Cedar Rapids Gazette, March 3, 1974

Cedar Rapids Gazette

March 03, 1974

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Issue date: Sunday, March 3, 1974

Pages available: 290

Previous edition: Saturday, March 2, 1974

Next edition: Monday, March 4, 1974

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Publication name: Cedar Rapids Gazette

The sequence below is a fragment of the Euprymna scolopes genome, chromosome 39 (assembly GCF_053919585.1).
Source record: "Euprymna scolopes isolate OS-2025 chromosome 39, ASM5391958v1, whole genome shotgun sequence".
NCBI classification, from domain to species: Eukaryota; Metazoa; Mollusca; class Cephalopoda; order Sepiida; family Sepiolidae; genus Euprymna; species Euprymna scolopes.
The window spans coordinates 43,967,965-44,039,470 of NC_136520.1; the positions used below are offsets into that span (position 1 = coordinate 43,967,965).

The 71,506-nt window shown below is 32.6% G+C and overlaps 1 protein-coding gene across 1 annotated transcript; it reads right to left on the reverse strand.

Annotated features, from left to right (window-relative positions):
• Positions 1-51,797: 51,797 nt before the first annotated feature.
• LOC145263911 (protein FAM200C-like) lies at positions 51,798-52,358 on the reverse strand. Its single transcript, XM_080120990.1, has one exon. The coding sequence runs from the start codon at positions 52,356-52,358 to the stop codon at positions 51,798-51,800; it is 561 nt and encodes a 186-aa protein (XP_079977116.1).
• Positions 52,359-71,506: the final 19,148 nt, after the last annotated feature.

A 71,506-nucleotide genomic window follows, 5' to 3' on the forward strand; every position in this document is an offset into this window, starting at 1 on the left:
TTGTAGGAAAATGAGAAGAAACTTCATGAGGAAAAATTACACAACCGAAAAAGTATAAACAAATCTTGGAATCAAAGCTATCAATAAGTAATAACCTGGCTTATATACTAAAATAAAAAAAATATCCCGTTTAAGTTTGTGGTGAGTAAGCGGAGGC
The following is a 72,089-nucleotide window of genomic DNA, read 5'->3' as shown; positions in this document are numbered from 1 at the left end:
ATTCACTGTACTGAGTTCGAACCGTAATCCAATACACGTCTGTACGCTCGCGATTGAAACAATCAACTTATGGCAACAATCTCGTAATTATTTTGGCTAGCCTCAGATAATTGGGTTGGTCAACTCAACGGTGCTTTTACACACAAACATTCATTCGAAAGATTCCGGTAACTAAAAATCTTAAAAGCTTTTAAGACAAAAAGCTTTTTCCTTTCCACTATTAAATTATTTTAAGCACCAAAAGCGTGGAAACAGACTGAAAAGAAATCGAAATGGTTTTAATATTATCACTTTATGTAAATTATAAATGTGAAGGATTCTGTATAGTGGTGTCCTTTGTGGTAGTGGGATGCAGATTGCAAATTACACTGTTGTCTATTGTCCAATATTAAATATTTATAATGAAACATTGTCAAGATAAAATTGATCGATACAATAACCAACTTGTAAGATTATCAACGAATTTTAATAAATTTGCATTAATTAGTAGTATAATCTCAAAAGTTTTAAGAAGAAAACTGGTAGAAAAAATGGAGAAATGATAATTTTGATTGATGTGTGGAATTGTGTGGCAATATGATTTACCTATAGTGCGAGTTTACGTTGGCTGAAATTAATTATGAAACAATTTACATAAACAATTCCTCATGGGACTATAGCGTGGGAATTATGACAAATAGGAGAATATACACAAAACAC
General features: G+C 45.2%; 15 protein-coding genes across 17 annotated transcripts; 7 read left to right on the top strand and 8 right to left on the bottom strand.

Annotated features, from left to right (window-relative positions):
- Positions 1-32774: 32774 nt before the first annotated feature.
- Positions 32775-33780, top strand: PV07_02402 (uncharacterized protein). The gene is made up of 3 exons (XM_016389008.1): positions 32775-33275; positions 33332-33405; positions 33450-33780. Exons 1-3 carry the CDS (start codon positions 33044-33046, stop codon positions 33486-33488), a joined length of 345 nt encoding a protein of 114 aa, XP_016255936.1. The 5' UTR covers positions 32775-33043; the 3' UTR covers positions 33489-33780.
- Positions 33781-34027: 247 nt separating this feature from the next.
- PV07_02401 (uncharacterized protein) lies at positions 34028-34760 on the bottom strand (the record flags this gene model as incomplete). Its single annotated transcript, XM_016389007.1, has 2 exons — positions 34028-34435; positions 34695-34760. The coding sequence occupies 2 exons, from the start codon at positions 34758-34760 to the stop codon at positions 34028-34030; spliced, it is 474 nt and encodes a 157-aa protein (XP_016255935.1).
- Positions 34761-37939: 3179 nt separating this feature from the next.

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Cedar Rapids Gazette (Newspaper) - March 3, 1974, Cedar Rapids, Iowa Weather- Increaslng cloudiness and mild Sunday. Turn- ing colder will) rain possibilities Monday, lliglis upper GOs. Low 40. Police, Reporter Complete Tests (In Section A) L8FE CHANGED IN INSTANT At Age 20, Paralyzed by Crash (In Section B) Section A VOLUME 92-NUMBER 52 CITY FINAL 35 CENTS CEDAR KAI'IDS, IOWA, SUNDAY, MAHCH 3, 197-1 ASSOCIATED PRESS, UP1, NEW YORK TIMES Telepholo TALKS WITH VETERANS VA Director Donald Johnson formerly of West Branch, talks with protesting veterans Saturday in a long sought meeTing in the office of Sen Alan Cranston (D-Calif VA Chief Talks with Angry Vets .LOS ANGELES (UPI) A three-week hunger strike and sit-in by a small band ol dis- sident disabled veterans ended Saturday after VA Director Donald Johnson agreed to con- sider their demands for reforms in the treatment of veterans. strike is Ron a '27-year-old former "The Kovic, marine sergeant now confined to a wheelchair, told a group of cheering supporters on the'steps 'of the federal building in west Los Angeles. "We have won a tremendous .victory. "Consideration" "Johnson promised to give ample consideration to our.de- mands, and we will meet within one month in Sen. (Alan) Cran- ston's office." -.The protest ended after John- flew here from Washington for the second time in three days to meet with the veterans. Last Thursday he demanded the veterans meet with him in Ihc VA office on the seventh floor.of the federal building. But Saturday he met with them in their encampment in the thir- teenth floor offices of Democrat- ic Sen. Cranston. Johnson agreed Saturday alter a iwu-liuui wjui the veterans and several 1U1 VCIULCUJ3 IU. get. JIHUL matron on a wide range of sub men to consider the from veterans benefits to three-point plan for the services. To set up a continuing insisted after the meet- toring program of all that those proposals "make including panels to review sense" than all the official erans laws under -title 38 and programs of the past 25 review, and update i create disabled centers as alternatives to lescent veterans were obviously To establish a national with the results of their No Commitments Made Heath-Thorpe LONDON (AP) elected government to deal tive Prime Minister Heath them. with Liberal party told newsmen, "No Jeremy Thorpe for 80 were entered into Saturday in an opening bid either but that he stay in office with help from former political foes, but each said no commitments discuss "the matters that have arisen this afternoon" with his party colleagues over the He gave no clues to basis of his talks with Results from Thursday's tion were virtually clearly it is in the in- and left Britain facing its of the country that some political and economic should be since World war II. Critical said. "It should be one nomic problems demanded will unite the nation on mediate attention but there policies. I represent McGREGOR Expressing fear that the old Marquettc- Prairic du Chicn bridge may collapse at any time, Wisconsin officials Saturday announced plans for a 24-hour surveillance of the span. Every truck crossing the bridge will be slopped and checked for an overload with .violators coming from Iowa being fined and those from Wis- consin not permitted on the span. There also will lie strict en- forcement of the present law requiring cnrs to keep 100-foot intervals mill trucks 500-foot intervals when crossing the bridge. In addition, officials urn con- sidering making the bridge one- way at peak load limes. Surveillance Post .At a two-hour meeting M Pralrlo du Chlon, WIs., Satur- day morning, Wisconsin officials siild (hat n mobile home will be set up'nn Hie Wisconsin side of Ihc bridge us soon us possible lo bourse surveillance facilities. It. will'be manned by two Wis- consin slate patrolmen. In addition, because officials said (hat it will take five men to make the operation succeed, Crawford county sheriff's of- ficers and Prairie du Chicn city policemen will help out. Robert Dillman, chairman of Ihe Crawford county board of supervisors; James Peterson Wisconsin stale highway palrol coordinator, and Col. Lewis Vci- santi, chief of Ihc Wisconsin highway palrol, spoke al the meeting. The officials said Hie action is spurred because overloaded (rucks lire beginning lo roll again over the bridge. "We nrc trying to keep Ihe old bridge standing until Decem- one official snid. New Urldge A new bridge, now under con- slucllon over Iho Mississippi be- Iwcnn Mnrqiiclli) mid Prairie Is (Ccnllmicd: PIIBC.I, Col. 5.) protest, and were hopeful for it future effects. 'In the last three weeks w have reached millions of pec Kovic insisted. "We hav told them the story. We hav told them there is a veteran crisis. The veterans set March 20, date already set asi'de by Pres ident Nixon for a national da; of recognition of veterans, as deadline for Johnson's officia response to their demands. The VA chief told the veteran at Ihe slart of Saturday's meel ing that he gave in and back lo Los Angeles1 becaus 'you have been through disconl tort and suffering and I certain ly don'l wanl to be responsibl for prolonging that any longer. He left the meeting quickl after the accord was reache and did not comment on the ne gotiations or the agreement. six million people who have voted for this kind of govern- ment." Heath's office said Ihe two leaders discussed "the urgent need for an administration which can carry on the business of government." If said both Hcalh and Thorpe agreed lo report back to their colleagues "lo see whether a basis existed for further and that "no commitment was en- tered into on cither side." Hcalh was the main loser in Thursday's inconclusive election which swept his parlia- mentary majority but produect no outright winner. The prime minister was reportedly assuret of voting help from some Ulstci legislators, but will still need Liberal support lo slay in office. Former Prime Minister Wil- son, whose opposition tabor party won (he most seats in the new parliament but fell short of a majority, waited at his country home for a cnll from Elizabeth II. If 'Heath falls lo form n government ;md resigns, Ihe queen would cnll on Wilson next to try to resolve (lie political crisis, Final election results gnvo Ihe Conservatives seals in Hit 6115-scnt house of commons, the Laborilcs 301, Iho Liberals niul oilier parlies 24. New Law; OMB Head t'Jeeds Senate Okay WASHINGTON (AP) Pres ident Nixon on Saturday signe legislation that provides for sen ate confirmation of future ap pointments to the posts of direc tor and deputy director of th Office of Management and But get, the White House an nounced. Last year, Nixon vetoed a bi1 that would have abolished th positions and would have crea ed similar posts requiring sen ate confirmation. The new version approved b Nixon exempts current OM Deput Male Director Roy Asli and Director Frederic V. from the necessity for scnal confirmation and makes changes in the powers or dulic of their offices. el White House: No Try To Quash Jury Report AMMAN; Jordan very wide gap" still separates srael and Syria in Secretary of late Kissinger's campaign to et a troop disengagement pad or the Golan Heights, a 'senior imerican official said Saturday. Israeli and Syrian military md diplomatic representatives vill travel to Washington later his month to try to narrow the ;ap, reversing the "shuttle di that has brought Kis inger to the Middle' East four imes since the October war. The official made his com- ment as Kissinger flew 'into Amman for an overnight stop in fordan after a visit with King 'aisal of Saudi Arabia. Embargo Prospects During the five-hour stop in Hiyadh, the Saudi capital, Kis- singer discussed with Faisal prospects for easing the Arab oil embargo against the United States. U. S. officials declined to give the. substance of the con- versation or say whether Kis- singer had made any headway in getting the embargo lifted. In Amman, the secretary is taking up with King Hussein the role Jordan will play in the over-all Geneva peace talks.. Of- ficials said- the most difficull settlement may be the one be- tween Israel and Jordan be- cause religious elements Israel oppose yielding any part of the Jordanian west bank cap- tured in 1967, particularly east Jerusalem. The territory was in :he ancient Biblical Jewish kingdom. The secretary leaves the Mid- dle East on Sunday for. stops in Bonn and Brussels on his way home to Washington. The officials, who declined to be identified, said that on the Golan front the Syrians no longer are insisting on immedi- ate total Israeli withdrawal from lands captured in 1967 and October. A limited first-phase pullout could reduce the danger of conflict while negotiations proceeded for a wider agree- ment. Step Forward This marks a step forward in Kissinger's mediation mission since Israeli leaders have vowed not to give up all the Golan Heights territory seized in 1967. Moreover, the official said Kissinger has succeeded in his major goal for the current Mid- dle East lour: setting up a nego- tiations forum. The secretary hopes to get the process started by mid-March with Ihc arrival of an Israeli mission to be chosen after Pre- mier Golda Mcir forms her new; cabinet. The Syrians presum-' ably would arrive soon after-' ward. In arranging an Israeli pull- WASHINGTON (AP) High White House officials rejected as "sheerly speculative" Satur- day reports that President Nix- on's attorneys were planning to try to quash a sealed grand jury report now in the hands of the chief Watergate judge. The officials insisted that Nix- on's attorneys have no plans to attempt to block any move by Judge Sirica to turn the secret report over to the house judi- ciary committee, now consider- ing resolutions seeking Nixon's impeachment. Sealed Report After seven of Nixon's former op White House or campaign aides were indicted by the 'rand jury Friday, the panel landed Sirica the sealed report, which the judge said he .woulc (eep secret for the time being. The Washington Post reportec hat the secret report detailec Nixon's alleged involvement ir Ihe .Watergate cover-up a role icatedly denied by the' White House officials again on Satur day. _, "We don't what basis there is for that report since the President hasn't been charged with the official totally confident of the President's position. As we said before, it is one of non-involvement. The long-awaited indictment in the cover-up case climaxed 20-month investigation by the same grand jury that indictee the original Watergate conspira tors on Sept. Sirica told the grand jury 1 was not dismissed and probably would be called back into ses sion in about two weeks. Meanwhile, two special gram juries are trying to wrap up in vestigations of other Watergati cases including: The ITT anti-trust settlement and whether it was influenced by a corporate pledge of to help underwrite the costs of the 1972 Republican na- tional convention. Part of that investigation involves whether former Atty. Gen. Mitchell and his successor, Richard Klein- dienst, lied to a senate commit- tee when they swore they had not discussed the ITT case with the President. And, it was learned last week, ohn Ehrlichman, who super- ised the plumbers unit when he vas domestic affairs adviser to be President, rejected an offer o plead guilty to the same harge. Ehrlichman was one of lie men indicted on Friday. More campaign contributions :ases. The prosecutors already lave brought charges against line corporations and eight cor- inrale officials in connection vith illegal contributions to the Continued: Page 3, Col. 3.) Official Reports Guerilla Trial of Rome Terrorists KUWAIT (AP) The .five Arab terrorists who fire-bombed an American jetliner in Rome last December, killing 31 per- sons, were flown to Cairo Satur day for trial before a guerilla "revolutionary, court." .Kuwait's 'defense and interior minister, Sheik Saad el. Abdulla said the five were handed to the Kuwait office of the Liberation v the umbrella structure of. the1 fivi major guerilla.grpups. He said the, PLO represent ative in Kuwait, AH .Yassin .then arranged the flight to Cain where top guerilla'leader Yasi Arafat arrived Friday presum ably to work out details of the (rial with Egyptian authorities. The five have been in Kuwait custody since Dec. 17. They sought refuge there after the Rome airport attack. Yassin told reporters the five will definitely be tried by i "revolutionary to be sel up by Arafat in his capacity as PLO chairman and commander in chief of the Palestinian revo- lution. 65 Feet DBS MOINES (AP) Gov. Robert Ray Saturday vetoed a which would allow 65-foot win-trailer trucks on four-lane lighways in Iowa. In vetoing the bill, Ray said hat although he is sympathetic vith businesses which would gain from allowing the longer rucks, the measure would bene- it only a few Iowa-based com- panies. The governor said the bill would provide a great advan- tage for (rucking firms and competitors at the expense of Iowa citizens. The controversial measure will now return to the legislature, where it was doubtful whether the bill had adequate support to override, the veto. J :yeto: culminated an- pther determined .effort' by. pro- truck interests to secure pas- sage of. .the .bill and -virtually the. 65-foot tVvih trailer rigs will be allowed on Iowa roads for at least another: year. Present Iowa' law allows only 60-foot' twin-trailer trucks and 55-foot, single, trailer trucks in the state. 5 Miles Off The bill would legalize 65-foot twin-trailer trucks on four-lane roads and up to five miles off those roads to load and unload. It would also allow the long trucks on other highways desig- nated by the Iowa Highway Commission. Ray said he set emotional arguments aside and weighed the advantages and flisadvan- Continued: Page 3, Col. 2.) operation of Camp Good Health for 1974 was approved last week by the camp board of directors. The figure is greater Addiional. activities of the j than the 1973 budget and re- White House special investiga- tions unit known as the plumb- ers. Egil Krogh already has pleaded guilty to a charge of violating the civil rights of Dr. Lewis Fielding, the Beverly Hills, Calif., psychiatrist whose office was burglarized in an at- tempt to get information about his patient, Daniel Ellsberg. Today's Chuckle Once there was an absent- minded who found him- self holding the automobile door open for his wife when nobody was even looking. -Copvriqhl Okay Budget For Camp Good Health A budget of for the The Gazette and operated by (Continued: Page 3, Coi. 4.) fleets an estimated increase in cost of operating the camp, as well as a desire on the part of the board to make the camp available to a larger number of children. Already donated to the camp fund is which will be applied to the new budget. Camp Good Health is located on old highway 30, east of junction with highway 13. The camp, which has been in exis- tence since 1934, provides a summer camping experience for children who would not oth- erwise be able to attend a camp. It is supported by donations from subscribers and readers of ;he Children's Home of Cedar Rapids. Mrs. Barbara B. Bjornson, chairwoman of the Camp Good Health committee, also an- nounced the appointment of Mr. and Mrs. Stephen J. Friedman as director arid assistant direc- tor for the camp. Friedman, who is now study- ng for an advanced degree at Loyola university in Chicago, was employed at the camp in (Continued on Page 2A, Col. 1) Five Governors Report SLA Threats BOSTON (UPI) Five New England governors said Satur- day they have received letters purportedly from' the terrorist Symbionese Liberation army, Ihc kidnapers of publishing heiress Palricia llcarsl. The FBI declined immediate1 comment oil the appnrcnlly identical Idlers which nl least Ihree of Iho governors snid they did not lake seriously. In Mull Hhodo Island Clov. Philip Noel said Ihc Idler addressed lo him wns contained in mull opened morning. He said he did nol anticipate increasing guards, but spokesmen had no oilier comment. A spokesman for Connecticut Gov. Thomas Meskill said his office staff did nol open mail Saturday, but that no such com- munication been received prior lo thai lime. New Hampshire Gov. Mel- drim Thomson was Ihe first lo disclose rccc-ipl of Ihe Idler, and he described it as "a threat" from Ihe SLA. The olhor governors lo re- c o I v c mimeographed Idlers signed by "Field Marshal Cin- lire Kennclh Curtis of Maine, Francis Sargent of Mas-, sachusctls and Thomas Salmon of Vermont. Speaker's Name "Field Marshal Cinque" was (lie name used by the speaker on tape recordings addressed lo publisher Randolph Hearst out- lining Ihc SLA's demands for Ihc release of his daughter. Thompson would not s a y whether he wns threatened with death or injury, but snid the mailed Ihrenl did include a "de- mand that certain things be done." Meanwhile, in Sun Francisco Hearst announded that he will break more than a week of silence in his daughter's kidnap- ing will) a leleviscd statement Sunday. He is expected to ask the SLA to resume negotiations for her release. A spokesman for Hearst. in< formed newsmen outside his Ilillsborough home Saturday that he "will make a statement about or II o'clock" Sun- day morning. llcarsl did nol indicate what he would discuss or why he would make his first comments before reporters find TV news cameras since Feb. 22. Today's Index Lite News Cilv Hall Notes Deaths....................... Report Card Accent on Youth............ SECTION 0 town News You and Iowa Frank Nye's Political Holes Television Tablo Political Calendar Marlon Food Building Movies Record Farm......................... SECTJON C Social Around thft Town Travel J 3 1-9 14 14 10 ID 11 IMS 14-17 17 .1I-1J 1-30 2 SECTION D Sports Outdoor IOWA Financial New YorK' Slock! Adi Ml 10 1MI Crossword 10 Parado Comics ;